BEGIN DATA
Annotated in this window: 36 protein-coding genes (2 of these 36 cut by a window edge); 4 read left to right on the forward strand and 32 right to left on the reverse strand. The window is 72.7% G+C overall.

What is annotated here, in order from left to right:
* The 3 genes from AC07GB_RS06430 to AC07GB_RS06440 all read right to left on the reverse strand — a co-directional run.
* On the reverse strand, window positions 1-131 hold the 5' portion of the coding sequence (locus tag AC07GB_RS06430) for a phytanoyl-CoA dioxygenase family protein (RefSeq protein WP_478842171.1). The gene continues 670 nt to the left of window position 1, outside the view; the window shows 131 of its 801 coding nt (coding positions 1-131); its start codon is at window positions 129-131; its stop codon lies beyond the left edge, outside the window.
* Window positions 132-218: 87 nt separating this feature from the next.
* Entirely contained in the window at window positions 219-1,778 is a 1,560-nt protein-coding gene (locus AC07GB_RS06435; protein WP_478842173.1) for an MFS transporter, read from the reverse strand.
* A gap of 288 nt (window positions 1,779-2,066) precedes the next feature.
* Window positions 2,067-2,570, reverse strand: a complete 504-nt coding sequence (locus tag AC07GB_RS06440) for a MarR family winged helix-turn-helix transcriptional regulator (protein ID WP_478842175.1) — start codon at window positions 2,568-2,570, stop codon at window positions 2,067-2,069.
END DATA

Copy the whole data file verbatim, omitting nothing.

Annotated in this window: 36 protein-coding genes (2 of these 36 cut by a window edge); 4 read left to right on the forward strand and 32 right to left on the reverse strand. The window is 72.7% G+C overall.

What is annotated here, in order from left to right:
* The 3 genes from AC07GB_RS06430 to AC07GB_RS06440 all read right to left on the reverse strand — a co-directional run.
* On the reverse strand, window positions 1-131 hold the 5' portion of the coding sequence (locus tag AC07GB_RS06430) for a phytanoyl-CoA dioxygenase family protein (RefSeq protein WP_478842171.1). The gene continues 670 nt to the left of window position 1, outside the view; the window shows 131 of its 801 coding nt (coding positions 1-131); its start codon is at window positions 129-131; its stop codon lies beyond the left edge, outside the window.
* Window positions 132-218: 87 nt separating this feature from the next.
* Entirely contained in the window at window positions 219-1,778 is a 1,560-nt protein-coding gene (locus AC07GB_RS06435; protein WP_478842173.1) for an MFS transporter, read from the reverse strand.
* A gap of 288 nt (window positions 1,779-2,066) precedes the next feature.
* Window positions 2,067-2,570, reverse strand: a complete 504-nt coding sequence (locus tag AC07GB_RS06440) for a MarR family winged helix-turn-helix transcriptional regulator (protein ID WP_478842175.1) — start codon at window positions 2,568-2,570, stop codon at window positions 2,067-2,069.